Students and teachers say the class helped provide context for issues that came up during the COVID-19 pandemic. In Indianapolis, teacher Deonte Singfield wanted his students to “look throughout history at how different groups of people have experienced struggle together and found ways to connect.” Auryona Lomas, a student in the class in Baton Rouge, Louisiana, says she now understands why her grandmother was initially hesitant about getting the COVID-19 vaccine—despite the shots being safe and effective—after reading about Black cervical cancer patient Henrietta Lacks, whose cells were used for scientific research without her family’s consent, and the 1972 Tuskegee syphilis study, in which the government didn’t treat Black men for syphilis in order to study their reactions. “Because of these past happenings, she was really wary of what could possibly be in [the vaccine]—that helps me understand why she views things the way she does,” Lomas says.
Schools had been asking the College Board for a class like this for more than a decade, but the murder of George Floyd in 2020 was the catalyst for launching the course as an effort to provide students context for why acts of police violence against Black Americans continue to happen. Developed by leading African American history scholars like Henry Louis Gates Jr. and Evelyn Brooks Higginbotham, the course mixes history with culture. In fact, when history teacher Jennifer Showalter in Spokane, Washington, found out that some of her students hadn’t heard of Stevie Wonder, she had them listen to one of his albums for homework.
The course remains in the crosshairs of the culture wars, fueled in part by resentment over the increased anti-racist programming in schools and workplaces in the wake of Floyd’s murder. In January, DeSantis announced he wanted to ban the AP African American Studies curriculum in Florida, and the state’s education department tweeted that it objected to references to Black Lives Matter and reparations in the course outline, which appeared in a section of the draft outline on optional essay topics. The Arkansas Democrat-Gazette reported on Jan. 29 that the state’s education department was looking into the course after Governor Sarah Huckabee Sanders issued an executive order “to prohibit indoctrination and critical race theory in schools.” (Actual critical race theory—an academic framework that looks at how legal systems and institutions in society perpetuate racism and exclusion—is not taught in K-12 schools.)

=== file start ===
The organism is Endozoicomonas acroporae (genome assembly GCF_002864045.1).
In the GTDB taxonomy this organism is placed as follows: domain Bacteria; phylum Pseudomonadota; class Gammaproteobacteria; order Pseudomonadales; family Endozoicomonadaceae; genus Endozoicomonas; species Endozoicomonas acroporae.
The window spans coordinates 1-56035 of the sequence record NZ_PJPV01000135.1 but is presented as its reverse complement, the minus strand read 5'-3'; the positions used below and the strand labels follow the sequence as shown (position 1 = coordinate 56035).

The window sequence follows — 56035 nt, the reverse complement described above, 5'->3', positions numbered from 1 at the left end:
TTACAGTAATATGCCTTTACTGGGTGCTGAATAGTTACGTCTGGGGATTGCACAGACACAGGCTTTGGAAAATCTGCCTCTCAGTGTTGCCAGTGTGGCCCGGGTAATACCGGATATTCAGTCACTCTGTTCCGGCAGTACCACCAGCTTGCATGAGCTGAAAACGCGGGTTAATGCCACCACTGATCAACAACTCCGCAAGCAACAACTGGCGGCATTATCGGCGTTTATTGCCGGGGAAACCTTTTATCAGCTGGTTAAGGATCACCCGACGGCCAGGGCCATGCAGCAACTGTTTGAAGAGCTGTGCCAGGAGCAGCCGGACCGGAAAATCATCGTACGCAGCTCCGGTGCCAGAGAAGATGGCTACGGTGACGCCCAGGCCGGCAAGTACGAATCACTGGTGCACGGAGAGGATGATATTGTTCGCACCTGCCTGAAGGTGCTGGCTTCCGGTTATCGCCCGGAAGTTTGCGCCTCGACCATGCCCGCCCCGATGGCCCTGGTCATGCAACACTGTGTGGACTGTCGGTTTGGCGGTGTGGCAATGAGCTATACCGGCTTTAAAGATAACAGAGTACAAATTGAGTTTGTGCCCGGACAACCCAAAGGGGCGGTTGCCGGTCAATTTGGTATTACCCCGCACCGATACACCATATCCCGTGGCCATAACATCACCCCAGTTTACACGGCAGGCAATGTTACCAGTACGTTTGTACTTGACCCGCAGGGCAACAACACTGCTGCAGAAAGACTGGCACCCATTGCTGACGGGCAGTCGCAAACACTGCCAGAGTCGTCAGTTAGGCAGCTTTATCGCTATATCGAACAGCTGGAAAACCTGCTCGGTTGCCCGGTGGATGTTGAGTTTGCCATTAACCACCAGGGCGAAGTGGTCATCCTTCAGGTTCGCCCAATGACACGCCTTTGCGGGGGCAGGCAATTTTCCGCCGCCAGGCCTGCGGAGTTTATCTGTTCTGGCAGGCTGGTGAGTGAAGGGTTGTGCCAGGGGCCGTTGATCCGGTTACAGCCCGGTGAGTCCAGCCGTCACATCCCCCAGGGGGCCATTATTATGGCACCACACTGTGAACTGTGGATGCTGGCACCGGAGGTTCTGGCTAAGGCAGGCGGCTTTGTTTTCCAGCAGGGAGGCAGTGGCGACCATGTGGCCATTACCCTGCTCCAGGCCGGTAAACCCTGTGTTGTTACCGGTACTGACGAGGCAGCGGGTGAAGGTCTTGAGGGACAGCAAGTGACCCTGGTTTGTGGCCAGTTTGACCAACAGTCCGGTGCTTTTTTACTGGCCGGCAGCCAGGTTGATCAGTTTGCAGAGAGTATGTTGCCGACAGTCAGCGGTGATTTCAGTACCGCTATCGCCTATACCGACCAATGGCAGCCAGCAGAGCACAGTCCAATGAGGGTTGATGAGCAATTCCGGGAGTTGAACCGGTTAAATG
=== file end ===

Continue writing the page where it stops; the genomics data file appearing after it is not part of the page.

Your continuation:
The outline for AP African American Studies has been available online since Feb. 1. It sparked outcry in the scholarly community when the final version didn’t feature some ideas that were prominently featured in previous drafts, including intersectionality, the concept of seeing discrimination through racial and gender identities. The College Board had to apologize for the timing of the release, but maintained that changes were made before the Florida Department of Education tweeted about them.
Three months later, the controversy is still top of mind for teachers and students in the pilot program. “I can’t say that I wasn’t nervous,” Ruthie Walls, one of the AP African American Studies teachers in Little Rock, Arkansas, says about what it was like to teach this year. She found herself not only fielding questions about the future of the course from students, but also journalists, a level of national recognition she didn’t expect. “One child asked me, ‘Are they going to shut our course down? Could that happen?’” Walls says. “I said anything can happen, but I don’t think it will. All we can do is wait and see. We should not be fearful. We should not be intimidated. Study history. That’s what we’re here for.”
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Write to Olivia B. Waxman at email@example.com